There is a sense sometimes, that the worlds of FinTech and traditional financial services (FS) simply can’t work each other out - FinTech is from Venus and FS is from Mars to borrow the analogy.
This failure to connect can inhibit collaboration and, in its worst iteration, foster a culture of them against us. Definitely not what you want if you’re shaping the strategy for one of the world’s most promising fintechs.
That’s where Amir Nooriala’s experience comes in. As Chief Strategy Officer (CSO) for OakNorth, one of the UK’s most prolific FinTechs, he is responsible for helping to bridge that cultural gap - taking the small business bank’s inherent tech-sensibility and making it compelling for a growing roster of clients and partners both in the traditional banking world and the greater FinTech ecosystem.
Though still only 40-years old, Nooriala is a veteran of both the Silicon Valley tech scene (having started his career at Cisco systems just as the Dot-Com boom crashed) and traditional City banking (he ran various operations and technology divisions for Barclay’s Investment Bank and BGC). That experience has helped him understand and appreciate both sides of the FinTech-FS divide.
“A lot of people in FinTech are unwilling to think that they can learn from outside. There’s this slight ‘we know best attitude’ that can cloud decisions,” Nooriala says. “I’ve learned over time that, while you shouldn’t distract yourself from your core business, it’s important to be open to new ideas from outside.”
Launched in 2015 by Rishi Khosla and Joel Perlman, OakNorth has enjoyed a meteoric rise to the point where it commands a $2.8 billion valuation and has lent $4 billion to UK businesses without a single credit loss. Recently SoftBank’s Vision Fund led a $440 million round of funding - the largest investment in any European FinTech at the time.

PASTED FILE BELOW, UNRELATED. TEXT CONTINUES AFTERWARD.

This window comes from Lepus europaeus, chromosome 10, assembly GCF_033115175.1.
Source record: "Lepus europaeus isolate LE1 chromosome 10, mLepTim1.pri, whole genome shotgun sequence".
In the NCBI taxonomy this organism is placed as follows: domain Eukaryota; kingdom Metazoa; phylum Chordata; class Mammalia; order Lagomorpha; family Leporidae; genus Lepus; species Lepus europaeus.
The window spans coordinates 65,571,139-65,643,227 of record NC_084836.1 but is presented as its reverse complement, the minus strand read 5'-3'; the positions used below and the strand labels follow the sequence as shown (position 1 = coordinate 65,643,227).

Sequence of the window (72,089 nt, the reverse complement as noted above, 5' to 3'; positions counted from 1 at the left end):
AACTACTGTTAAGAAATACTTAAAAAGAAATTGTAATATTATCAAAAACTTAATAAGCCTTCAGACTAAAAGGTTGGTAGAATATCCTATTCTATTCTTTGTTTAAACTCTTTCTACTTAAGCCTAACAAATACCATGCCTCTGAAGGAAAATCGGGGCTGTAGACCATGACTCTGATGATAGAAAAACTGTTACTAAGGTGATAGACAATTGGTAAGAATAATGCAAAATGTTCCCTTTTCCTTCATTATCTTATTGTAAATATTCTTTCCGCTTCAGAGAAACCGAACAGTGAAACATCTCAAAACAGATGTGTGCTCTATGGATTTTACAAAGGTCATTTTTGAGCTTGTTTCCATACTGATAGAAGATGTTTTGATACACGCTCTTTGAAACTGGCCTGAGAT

That status has put the London, Soho-based OakNorth in a strong position to expand on its original banking mandate (the bank specialises in serving the long-neglected SME business market with loans of between £500,000 to £25,000,000) by offering its core technology platform, OakNorth, to third party partners outside the UK.
The platform harnesses machine learning and artificial intelligence (AI) algorithms to develop a more precise, relevant and personalised picture of a prospective borrower - one that gives lenders confidence while overcoming many of the one-size fits all lending barriers that has seen so many small businesses marginalized in recent years.
The technology makes sense of unstructured financial data - spreadsheets, companies house documentation (or equivalent) and PDFs of bank records for example - that financial services firms often struggle to process effectively. And it applies an algorithmic approach (trained by a team of data scientists) to identify specific data signals and comparisons (on a regional, local and sector basis) to weigh up the lending risk. These can include best practice industry performance in a niche sector or even comparisons of local coffee shop trading performance in one specific neighbourhood. The smarter the algorithm can be trained to identify anomalies (good and bad) the more confidence it will give both lenders and borrowers.
OakNorth is working towards getting 80% of the process driven by machine learning but the human element will always be crucial. “When you’re talking about loans of millions of dollars, you need a human involved – it’s not only better for the borrower and the lender, but the regulators also wouldn’t have it any other way,” says Nooriala.
That’s exactly the type of clear-headed logic that FinTechies, traditional bankers and, yes, even algorithms could all agree on.